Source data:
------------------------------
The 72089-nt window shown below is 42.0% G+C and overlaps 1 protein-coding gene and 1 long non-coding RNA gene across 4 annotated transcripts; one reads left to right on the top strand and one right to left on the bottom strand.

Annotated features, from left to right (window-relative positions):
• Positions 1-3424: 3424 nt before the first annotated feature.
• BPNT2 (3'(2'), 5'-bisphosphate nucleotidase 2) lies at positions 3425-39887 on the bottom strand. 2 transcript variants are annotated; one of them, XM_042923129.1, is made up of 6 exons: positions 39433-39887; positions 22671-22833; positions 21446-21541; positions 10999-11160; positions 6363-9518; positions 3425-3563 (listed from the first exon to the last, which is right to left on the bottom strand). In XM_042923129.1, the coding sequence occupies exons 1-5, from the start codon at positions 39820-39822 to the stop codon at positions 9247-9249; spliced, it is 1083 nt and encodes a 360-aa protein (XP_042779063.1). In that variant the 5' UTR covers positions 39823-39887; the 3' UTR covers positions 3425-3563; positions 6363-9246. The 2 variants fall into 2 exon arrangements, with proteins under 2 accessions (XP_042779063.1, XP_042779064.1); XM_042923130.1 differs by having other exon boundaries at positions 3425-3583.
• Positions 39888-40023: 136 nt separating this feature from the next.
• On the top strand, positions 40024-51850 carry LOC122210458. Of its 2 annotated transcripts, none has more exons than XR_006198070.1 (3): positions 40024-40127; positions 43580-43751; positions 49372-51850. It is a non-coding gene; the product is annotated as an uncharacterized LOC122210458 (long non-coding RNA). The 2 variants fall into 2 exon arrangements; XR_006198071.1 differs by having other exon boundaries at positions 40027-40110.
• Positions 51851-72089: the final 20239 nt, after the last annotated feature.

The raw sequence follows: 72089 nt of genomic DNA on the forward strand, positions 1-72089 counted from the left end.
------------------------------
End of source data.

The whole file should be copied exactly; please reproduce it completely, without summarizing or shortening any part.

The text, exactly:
The 72089-nt window shown below is 42.0% G+C and overlaps 1 protein-coding gene and 1 long non-coding RNA gene across 4 annotated transcripts; one reads left to right on the top strand and one right to left on the bottom strand.

Annotated features, from left to right (window-relative positions):
• Positions 1-3424: 3424 nt before the first annotated feature.
• BPNT2 (3'(2'), 5'-bisphosphate nucleotidase 2) lies at positions 3425-39887 on the bottom strand. 2 transcript variants are annotated; one of them, XM_042923129.1, is made up of 6 exons: positions 39433-39887; positions 22671-22833; positions 21446-21541; positions 10999-11160; positions 6363-9518; positions 3425-3563 (listed from the first exon to the last, which is right to left on the bottom strand). In XM_042923129.1, the coding sequence occupies exons 1-5, from the start codon at positions 39820-39822 to the stop codon at positions 9247-9249; spliced, it is 1083 nt and encodes a 360-aa protein (XP_042779063.1). In that variant the 5' UTR covers positions 39823-39887; the 3' UTR covers positions 3425-3563; positions 6363-9246. The 2 variants fall into 2 exon arrangements, with proteins under 2 accessions (XP_042779063.1, XP_042779064.1); XM_042923130.1 differs by having other exon boundaries at positions 3425-3583.
• Positions 39888-40023: 136 nt separating this feature from the next.
• On the top strand, positions 40024-51850 carry LOC122210458. Of its 2 annotated transcripts, none has more exons than XR_006198070.1 (3): positions 40024-40127; positions 43580-43751; positions 49372-51850. It is a non-coding gene; the product is annotated as an uncharacterized LOC122210458 (long non-coding RNA). The 2 variants fall into 2 exon arrangements; XR_006198071.1 differs by having other exon boundaries at positions 40027-40110.
• Positions 51851-72089: the final 20239 nt, after the last annotated feature.

The raw sequence follows: 72089 nt of genomic DNA on the forward strand, positions 1-72089 counted from the left end.